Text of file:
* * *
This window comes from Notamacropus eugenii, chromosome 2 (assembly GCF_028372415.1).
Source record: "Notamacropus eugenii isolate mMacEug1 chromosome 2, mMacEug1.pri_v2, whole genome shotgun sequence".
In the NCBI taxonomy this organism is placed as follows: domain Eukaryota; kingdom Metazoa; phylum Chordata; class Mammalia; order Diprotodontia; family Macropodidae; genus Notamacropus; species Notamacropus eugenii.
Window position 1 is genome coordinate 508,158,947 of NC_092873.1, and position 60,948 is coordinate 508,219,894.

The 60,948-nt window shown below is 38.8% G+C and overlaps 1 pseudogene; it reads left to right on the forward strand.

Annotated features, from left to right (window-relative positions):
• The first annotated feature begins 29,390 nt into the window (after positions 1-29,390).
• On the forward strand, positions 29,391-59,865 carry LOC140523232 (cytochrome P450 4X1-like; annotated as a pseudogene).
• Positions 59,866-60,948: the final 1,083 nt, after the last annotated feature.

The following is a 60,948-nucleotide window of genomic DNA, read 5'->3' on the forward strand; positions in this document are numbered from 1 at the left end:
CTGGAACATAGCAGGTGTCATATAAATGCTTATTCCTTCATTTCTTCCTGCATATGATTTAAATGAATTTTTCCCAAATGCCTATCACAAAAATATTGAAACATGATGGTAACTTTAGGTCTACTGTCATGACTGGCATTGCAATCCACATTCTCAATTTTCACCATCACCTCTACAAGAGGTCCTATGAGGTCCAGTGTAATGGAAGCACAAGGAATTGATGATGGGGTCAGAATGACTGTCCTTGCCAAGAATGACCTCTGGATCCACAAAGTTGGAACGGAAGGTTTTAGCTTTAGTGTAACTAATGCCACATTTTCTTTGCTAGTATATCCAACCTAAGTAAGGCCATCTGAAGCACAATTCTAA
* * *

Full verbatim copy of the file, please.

This window comes from Notamacropus eugenii, chromosome 2 (assembly GCF_028372415.1).
Source record: "Notamacropus eugenii isolate mMacEug1 chromosome 2, mMacEug1.pri_v2, whole genome shotgun sequence".
In the NCBI taxonomy this organism is placed as follows: domain Eukaryota; kingdom Metazoa; phylum Chordata; class Mammalia; order Diprotodontia; family Macropodidae; genus Notamacropus; species Notamacropus eugenii.
Window position 1 is genome coordinate 508,158,947 of NC_092873.1, and position 60,948 is coordinate 508,219,894.

The 60,948-nt window shown below is 38.8% G+C and overlaps 1 pseudogene; it reads left to right on the forward strand.

Annotated features, from left to right (window-relative positions):
• The first annotated feature begins 29,390 nt into the window (after positions 1-29,390).
• On the forward strand, positions 29,391-59,865 carry LOC140523232 (cytochrome P450 4X1-like; annotated as a pseudogene).
• Positions 59,866-60,948: the final 1,083 nt, after the last annotated feature.

The following is a 60,948-nucleotide window of genomic DNA, read 5'->3' on the forward strand; positions in this document are numbered from 1 at the left end:
CTGGAACATAGCAGGTGTCATATAAATGCTTATTCCTTCATTTCTTCCTGCATATGATTTAAATGAATTTTTCCCAAATGCCTATCACAAAAATATTGAAACATGATGGTAACTTTAGGTCTACTGTCATGACTGGCATTGCAATCCACATTCTCAATTTTCACCATCACCTCTACAAGAGGTCCTATGAGGTCCAGTGTAATGGAAGCACAAGGAATTGATGATGGGGTCAGAATGACTGTCCTTGCCAAGAATGACCTCTGGATCCACAAAGTTGGAACGGAAGGTTTTAGCTTTAGTGTAACTAATGCCACATTTTCTTTGCTAGTATATCCAACCTAAGTAAGGCCATCTGAAGCACAATTCTAA